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Oppenheimer unleashed destruction beyond measure, then tried to stop its spread

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Oppenheimer
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After the Japanese surrender in 1945, Robert Oppenheimer saw immediately that any nation with adequate resources would be eventually able to build a weapon, and that something as gargantuan as an H-bomb had no possible military function. It could only be a mechanism for genocide.

As he tried to use his immense stature to positively influence nuclear policy, he was quickly steamrolled by McCarthyism and national overconfidence. The Christopher Nolan film dramatizes Truman’s smug certainty that the U.S. had a monopoly on the bomb, including the soon to be built H-bomb. Almost immediately spies spirited the technical knowledge for both fission and thermonuclear weapons to the Soviets. The U.S. monopoly dissolved, and the arms race Oppenheimer feared had begun.

In 1959 my Princeton roommate and I were pressed into service in an odd effort to provide sufficient bodies for a birthday party for one of the Oppenheimer children.

Becoming aware of our interest in art, Oppenheimer invited us into a small windowless room to show off a radiant Van Gogh, one of the late paintings of the fields outside the asylum of St. Remy.

Was it possible that this soft-spoken reed of a man with melancholy eyes was the legendary force that had corralled a vast and fractious team of scientific egos into building (in one of the all-time great euphemisms) a world-ending “gadget”?

The birthday ended sadly. Oppenheimer’s wife Kitty, alcoholically blurry and drink in hand, descended from upstairs into the entryway as we were departing. “What the hell are you staring at?” she said to me, only she didn’t say “hell.” Hell was what the Washington establishment had visited upon her husband by removing his security clearance as the price for his misgivings about what he had wrought, including his refusal to fully assent to the H-bomb project. Kitty had been ravaged alongside him.

The biography on which the film is based quotes a section of an essay Oppenheimer published in the New York Times on June 9, 1946 laying out his ideas for the control of nuclear weapons:

“[Our plan] proposes that in the field of atomic energy there be set up a world government. That in this field there be a renunciation of sovereignty. That in this field there be no legal veto power. That in this field there be international law.”

Idealistic? Perhaps. But if anyone then could have peered down the time stream, they might have given it a shot, to avoid what Oppenheimer knew loomed ahead. What do we see ahead of us? An accelerating drift toward a twin nuclear/ecological waterfall, the avoidance of which requires a spirit of cooperation equaling that of Oppenheimer’s team at Los Alamos.

Were he alive today, he would be appalled by just how many nuclear weapons had been built by the early 1980s. But he would be happy that arms control treaties had reduced their numbers. He would be relieved that so far they have not been used on people again. He would rejoice in the United Nations Treaty on the Prohibition of Nuclear Weapons. And surely he would be over the moon about the success of the Webb telescope, a multinational scientific feat as positive as the bomb was negative.

Insufficiently acknowledged by sovereign powers, both authoritarian and democratic, nuclear and non-nuclear, is the fact that sovereignty has already eroded far more than it ever would have been through any international agreement to renounce nuclear weapons. Sovereignty is an administrative necessity that protects national identity, sometimes existentially (e.g., Ukraine does not belong to Putin), but is now increasingly transcended by the reality that we live on one small planet facing challenges that can only be solved transnationally.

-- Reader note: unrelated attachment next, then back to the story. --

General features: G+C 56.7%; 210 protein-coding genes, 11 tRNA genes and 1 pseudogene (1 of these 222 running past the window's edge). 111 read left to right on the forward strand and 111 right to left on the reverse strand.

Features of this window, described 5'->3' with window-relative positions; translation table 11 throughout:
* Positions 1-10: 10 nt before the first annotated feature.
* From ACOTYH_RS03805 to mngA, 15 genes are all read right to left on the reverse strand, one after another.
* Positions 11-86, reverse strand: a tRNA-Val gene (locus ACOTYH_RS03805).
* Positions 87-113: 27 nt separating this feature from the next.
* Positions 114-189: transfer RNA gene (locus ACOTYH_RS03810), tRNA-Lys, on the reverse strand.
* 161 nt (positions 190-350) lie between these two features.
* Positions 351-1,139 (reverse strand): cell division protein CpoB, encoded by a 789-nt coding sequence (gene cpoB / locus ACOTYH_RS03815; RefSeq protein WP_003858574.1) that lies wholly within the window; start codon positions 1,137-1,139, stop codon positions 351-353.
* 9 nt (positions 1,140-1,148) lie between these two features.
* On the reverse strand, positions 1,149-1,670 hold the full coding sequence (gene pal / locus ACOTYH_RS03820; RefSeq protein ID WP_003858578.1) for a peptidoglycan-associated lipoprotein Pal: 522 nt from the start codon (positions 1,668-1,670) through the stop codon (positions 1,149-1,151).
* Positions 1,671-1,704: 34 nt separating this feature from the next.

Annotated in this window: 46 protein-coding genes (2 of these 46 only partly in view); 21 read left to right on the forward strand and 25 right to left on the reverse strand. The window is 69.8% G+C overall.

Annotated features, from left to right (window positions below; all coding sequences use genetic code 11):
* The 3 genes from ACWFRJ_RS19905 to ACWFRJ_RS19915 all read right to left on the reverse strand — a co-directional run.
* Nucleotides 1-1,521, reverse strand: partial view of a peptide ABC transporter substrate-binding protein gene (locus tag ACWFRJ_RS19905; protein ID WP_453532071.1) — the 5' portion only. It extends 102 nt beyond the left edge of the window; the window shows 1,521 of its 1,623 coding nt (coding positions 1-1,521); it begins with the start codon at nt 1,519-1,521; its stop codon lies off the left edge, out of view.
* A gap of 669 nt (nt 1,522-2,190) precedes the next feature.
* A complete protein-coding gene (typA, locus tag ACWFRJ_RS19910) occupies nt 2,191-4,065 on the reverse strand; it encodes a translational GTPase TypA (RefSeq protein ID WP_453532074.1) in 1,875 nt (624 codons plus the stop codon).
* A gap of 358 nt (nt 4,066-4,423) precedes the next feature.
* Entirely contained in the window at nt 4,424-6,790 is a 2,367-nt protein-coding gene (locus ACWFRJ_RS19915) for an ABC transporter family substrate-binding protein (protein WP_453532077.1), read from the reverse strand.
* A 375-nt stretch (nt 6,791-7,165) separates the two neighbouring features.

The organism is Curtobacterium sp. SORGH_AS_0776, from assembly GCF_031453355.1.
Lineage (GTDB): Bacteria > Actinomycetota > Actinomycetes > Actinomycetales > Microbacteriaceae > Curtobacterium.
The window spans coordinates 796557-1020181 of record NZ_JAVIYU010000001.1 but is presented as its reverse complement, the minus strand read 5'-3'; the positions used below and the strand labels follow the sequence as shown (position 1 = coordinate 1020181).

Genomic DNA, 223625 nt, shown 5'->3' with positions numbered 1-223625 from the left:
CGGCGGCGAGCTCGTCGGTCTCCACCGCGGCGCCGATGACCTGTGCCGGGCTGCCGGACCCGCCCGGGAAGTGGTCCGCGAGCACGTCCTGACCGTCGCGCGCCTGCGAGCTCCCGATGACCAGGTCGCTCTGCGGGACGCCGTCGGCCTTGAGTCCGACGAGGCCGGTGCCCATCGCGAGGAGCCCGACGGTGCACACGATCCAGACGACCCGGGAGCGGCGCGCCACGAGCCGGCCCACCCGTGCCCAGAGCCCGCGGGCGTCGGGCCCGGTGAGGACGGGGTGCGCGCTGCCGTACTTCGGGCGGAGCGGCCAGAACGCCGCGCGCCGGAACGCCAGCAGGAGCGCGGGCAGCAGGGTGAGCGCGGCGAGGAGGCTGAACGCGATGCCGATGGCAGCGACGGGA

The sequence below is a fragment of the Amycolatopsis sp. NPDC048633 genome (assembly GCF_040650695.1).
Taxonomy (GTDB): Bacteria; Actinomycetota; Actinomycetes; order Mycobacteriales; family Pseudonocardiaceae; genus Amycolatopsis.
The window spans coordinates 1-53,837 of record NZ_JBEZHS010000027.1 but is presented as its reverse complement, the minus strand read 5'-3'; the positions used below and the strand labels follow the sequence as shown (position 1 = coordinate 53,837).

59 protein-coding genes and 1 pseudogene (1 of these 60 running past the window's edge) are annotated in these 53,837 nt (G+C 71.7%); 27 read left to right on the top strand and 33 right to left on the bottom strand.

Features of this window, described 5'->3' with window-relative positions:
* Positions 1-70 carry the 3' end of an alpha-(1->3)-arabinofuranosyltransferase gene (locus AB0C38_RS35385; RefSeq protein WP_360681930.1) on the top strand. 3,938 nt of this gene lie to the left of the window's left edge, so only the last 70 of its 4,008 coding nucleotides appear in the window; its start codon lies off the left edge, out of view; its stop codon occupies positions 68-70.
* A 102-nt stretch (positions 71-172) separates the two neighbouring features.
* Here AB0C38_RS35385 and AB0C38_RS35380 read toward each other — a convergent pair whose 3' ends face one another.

Specific to weapons and war, sovereignty is growing more and more shaky in the context of inadvertent computer and human error. Our security depends upon the professionalism of the Russian military, and vice versa. So too with all the nuclear powers, even as they spend vast sums to renew their nuclear weapons. No expert or general, however tactically brilliant, would be in full control of a slide into the kind of catastrophe that nearly occurred during the Cuban crisis of 1962, and could happen again in a conflict with China over Taiwan or Putin v NATO on Ukraine.

Even on the level of conventional war, Mr. Putin is discovering he will have to destroy Ukraine in order to “save” it. Let’s pray that he understands that escalating to nukes won’t help him.

Our distracted political culture in the U.S. does not encourage dialogue around such difficult issues. The popularity of Nolan’s film is an opportunity for citizens to ask probing questions of the presidential candidates that spur fresh thinking on nuclear policy. For example, would Former Secretary of Defense William Perry’s idea of standing down our entire aging fleet of land-based ICBMs be destabilizing “appeasement” of Russia and China, or a unilateral initiative that could elicit further positive responses?

The anguish of Robert Oppenheimer, who unleashed destruction beyond measure and then tried his best to stop its further spread, reminds us that America bears special responsibility for creating the kind of world he hoped for, where the nuclear curse is finally lifted.

Winslow Myers, syndicated by PeaceVoice, is the author of “Living Beyond War: A Citizen’s Guide” and serves on the Advisory Board of the War Prevention Initiative.

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